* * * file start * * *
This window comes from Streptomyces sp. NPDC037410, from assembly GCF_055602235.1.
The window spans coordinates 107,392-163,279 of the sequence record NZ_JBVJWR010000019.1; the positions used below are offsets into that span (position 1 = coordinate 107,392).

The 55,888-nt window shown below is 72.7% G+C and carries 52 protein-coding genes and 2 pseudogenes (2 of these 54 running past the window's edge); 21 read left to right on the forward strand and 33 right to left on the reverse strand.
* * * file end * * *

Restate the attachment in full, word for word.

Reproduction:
This window comes from Streptomyces sp. NPDC037410, from assembly GCF_055602235.1.
The window spans coordinates 107,392-163,279 of the sequence record NZ_JBVJWR010000019.1; the positions used below are offsets into that span (position 1 = coordinate 107,392).

The 55,888-nt window shown below is 72.7% G+C and carries 52 protein-coding genes and 2 pseudogenes (2 of these 54 running past the window's edge); 21 read left to right on the forward strand and 33 right to left on the reverse strand.